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Happy or frustrated — How do your customers feel?

Christian Schacht
13 Jul 2023

Studies have shown that agents often know exactly how to resolve the customer’s request but they are either not enabled or not empowered to execute on this

I’ve just had a great service experience with one of the world’s best-known tech brands. I’d called about a replacement part and was taken seamlessly through a series of processes all built around resolving my query. I felt guided through every step and loved the fact that the call handler not only had a complete record of my engagement history, from purchase to contract to service, but took the time to check if there was anything else I needed while on the call. Clearly, their key performance indicator was one of resolution, rather than call time/cost.

Compare that to how a colleague felt recently on contacting a long-term utility provider to inform them about a change of address. There was no synchronization between his electricity and gas accounts with the same company and, despite having the identical contact details and name on each, both accounts had different customer identifiers. This meant my colleague was passed from pillar to post to de-register (twice) and then register at the new address (twice).

That’s not all. Having jumped through countless hoops, my colleague received no offer of a new tariff or incentive for his loyalty. Guess which one of us loves our provider? In fact, while I’m happily telling everyone about my tech company experience, he has moved to a new utilities provider with a reputation for customer centricity.

In a situation such as that with the incumbent utilities company described above, the problem is often the way in which the company is organized internally. Internal departmental silos often don’t work together, either because their systems aren’t integrated or for political and/or historical reasons. So, a customer with a product or payment query might be routed via several departments before getting to an agent able to help.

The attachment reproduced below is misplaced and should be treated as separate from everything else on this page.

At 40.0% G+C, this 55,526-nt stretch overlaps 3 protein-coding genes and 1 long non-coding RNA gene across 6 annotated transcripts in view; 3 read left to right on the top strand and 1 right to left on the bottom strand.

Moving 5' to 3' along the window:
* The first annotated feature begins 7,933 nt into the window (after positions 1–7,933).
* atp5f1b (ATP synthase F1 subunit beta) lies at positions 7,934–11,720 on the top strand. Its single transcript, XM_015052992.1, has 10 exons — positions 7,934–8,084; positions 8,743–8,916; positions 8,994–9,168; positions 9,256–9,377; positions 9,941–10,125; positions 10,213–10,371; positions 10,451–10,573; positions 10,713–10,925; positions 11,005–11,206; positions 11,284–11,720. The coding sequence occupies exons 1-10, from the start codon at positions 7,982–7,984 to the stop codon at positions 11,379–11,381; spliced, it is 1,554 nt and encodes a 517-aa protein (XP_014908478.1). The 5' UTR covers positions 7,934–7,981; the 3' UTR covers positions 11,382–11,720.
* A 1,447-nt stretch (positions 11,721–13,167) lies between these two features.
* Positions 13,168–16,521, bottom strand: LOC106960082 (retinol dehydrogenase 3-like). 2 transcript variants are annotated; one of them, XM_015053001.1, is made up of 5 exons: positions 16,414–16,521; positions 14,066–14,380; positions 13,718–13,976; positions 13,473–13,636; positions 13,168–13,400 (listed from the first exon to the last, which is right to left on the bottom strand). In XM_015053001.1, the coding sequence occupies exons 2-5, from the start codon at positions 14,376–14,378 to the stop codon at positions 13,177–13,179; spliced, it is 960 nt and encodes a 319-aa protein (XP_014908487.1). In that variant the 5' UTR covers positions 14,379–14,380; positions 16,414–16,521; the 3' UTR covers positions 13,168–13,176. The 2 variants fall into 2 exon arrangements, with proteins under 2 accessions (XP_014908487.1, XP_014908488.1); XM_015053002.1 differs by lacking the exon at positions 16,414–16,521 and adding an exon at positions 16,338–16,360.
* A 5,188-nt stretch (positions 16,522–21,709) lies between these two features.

Then there is the challenge of customer service agents organized around and measured by KPIs based on call times and the ensuing costs. Sadly, they are far more likely to hang up if they can’t resolve an issue quickly in order to hit their KPI. This applies both to internal customer engagement teams and to outsourced providers. In both instances, organizing agents around a “customer happiness” KPI instead of an “agent productivity” metric would make it far more likely that the call is successfully dealt with. Why? Because it’s all about the customer, rather than the call handler.

Studies have shown that agents often know exactly how to resolve the customer’s request but they are either not enabled or not empowered to execute on this. But giving individual agents responsibility for effective call resolution from start to finish of the customer contact is a proven approach. Here we see an agent taking the call, identifying the problem, and liaising with the relevant departments (service, payment, maintenance, contract renewal, etc.) on behalf of the customer rather than handing them on to another department. The result? The customer feels at the center of the story and the agent has only one focus – to resolve the issue or query. And the more efficient your call resolution processes are, the more cost effective they become. What is maybe even more exciting is that empowered agents can significantly increase the company’s top line. Based on a Forrester customer experience benchmark in the US from 2022, home and auto insurers that empower their agents to solve problems themselves could see a whopping $1 billion in incremental revenue. Airlines that do the same could see an $833 million boost to their top line.

Technology can be used as an enabler to empower your agent and delight your customers, for example, by routing the customer directly to the best agent to take personal control of the situation. Technology can help you understand the customer context and make smart decisions to match the customer’s needs. Technology can also support the agent by guiding them to the right resolution and providing all required access, information, and support personalized for the specific situation your customer is contacting you for.

How you organize your customer service teams is just one of several strands in the customer experience story that I will explore further in this series of articles. Look out for “How to make the customer your biggest fan — Use data” next.

To discover how Capgemini’s Augmented Service offer can help you reorganize your customer-facing teams to put your customers first, visit our website here.


Christian Schacht